Between High and Low
A Chronology of the Early Hellenistic Period
The chronology of the period 323-311 BC, from the death of Alexander the Great until the battle of Gaza, and the way how Diodor of Sicily depicts it in the books 18-20 of his Universal History has occupied the scholarly world from the nineteenth century onwards. Two “schools” have dominated chronological research: the traditional or so-called “high” chronology and its opponent the “low” chronology.
These chronological hypotheses disagree by one year at the end of the First Diadoch War and at the end of the Second Diadoch War, but the chronological gap is narrowed down to approximately six months at the end of the Third Diadoch War. A final complication is that both hypotheses agree on the chronology for the events in Asia Minor following Antipater’s return to Europe until Eumenes’ retreat to the East during the Second Diadoch War.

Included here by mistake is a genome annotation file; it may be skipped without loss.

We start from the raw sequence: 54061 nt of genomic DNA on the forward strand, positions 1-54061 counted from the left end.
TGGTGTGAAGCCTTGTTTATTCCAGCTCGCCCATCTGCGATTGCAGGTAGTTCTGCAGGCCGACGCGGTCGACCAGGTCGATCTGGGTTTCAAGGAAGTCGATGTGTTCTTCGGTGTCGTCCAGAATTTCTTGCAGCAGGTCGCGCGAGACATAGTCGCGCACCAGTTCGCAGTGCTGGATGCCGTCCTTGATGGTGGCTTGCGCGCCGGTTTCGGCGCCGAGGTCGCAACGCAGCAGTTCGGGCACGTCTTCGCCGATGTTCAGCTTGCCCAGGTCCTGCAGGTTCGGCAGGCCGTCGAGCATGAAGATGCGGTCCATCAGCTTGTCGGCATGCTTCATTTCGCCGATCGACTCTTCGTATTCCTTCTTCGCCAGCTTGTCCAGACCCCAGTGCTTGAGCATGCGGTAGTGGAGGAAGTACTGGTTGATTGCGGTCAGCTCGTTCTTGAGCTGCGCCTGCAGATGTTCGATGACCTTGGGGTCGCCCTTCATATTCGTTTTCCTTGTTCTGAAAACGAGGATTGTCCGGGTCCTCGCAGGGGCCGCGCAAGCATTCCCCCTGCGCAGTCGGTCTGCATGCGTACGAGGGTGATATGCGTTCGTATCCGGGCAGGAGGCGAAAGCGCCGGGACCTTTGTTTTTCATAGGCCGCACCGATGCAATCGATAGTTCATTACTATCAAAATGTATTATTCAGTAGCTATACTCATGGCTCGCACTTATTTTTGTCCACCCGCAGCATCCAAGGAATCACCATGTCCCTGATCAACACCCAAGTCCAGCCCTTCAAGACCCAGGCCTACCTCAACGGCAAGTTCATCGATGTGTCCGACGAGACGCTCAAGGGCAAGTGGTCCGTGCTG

The author explores the chronological information in Babylonian, Aramaic, Egyptian and Lydian source material to reconstruct the events mentioned by Diodor. On the basis of Babylonian cuneiform evidence and the date formulas from Aramaic ostraca originating from Idumaea he proposes to combine the low chronology at the beginning with the high chronology later.
Tom Boiy is a Postdoctoral Fellow of the Fund for Scientific Research – Flanders at the Katholieke Universiteit Leuven. His main research interests are the early Hellenistic period and Hellenistic Babylonia.
Februar 2008, Lieferbar
€ 30,00 [D], 175 Seiten
Gebunden, mit Fadenheftung
Oikumene. Studien zur antiken Weltgeschichte, Bd. 5
Reihe: Oikumene. Studien zur antiken Weltgeschichte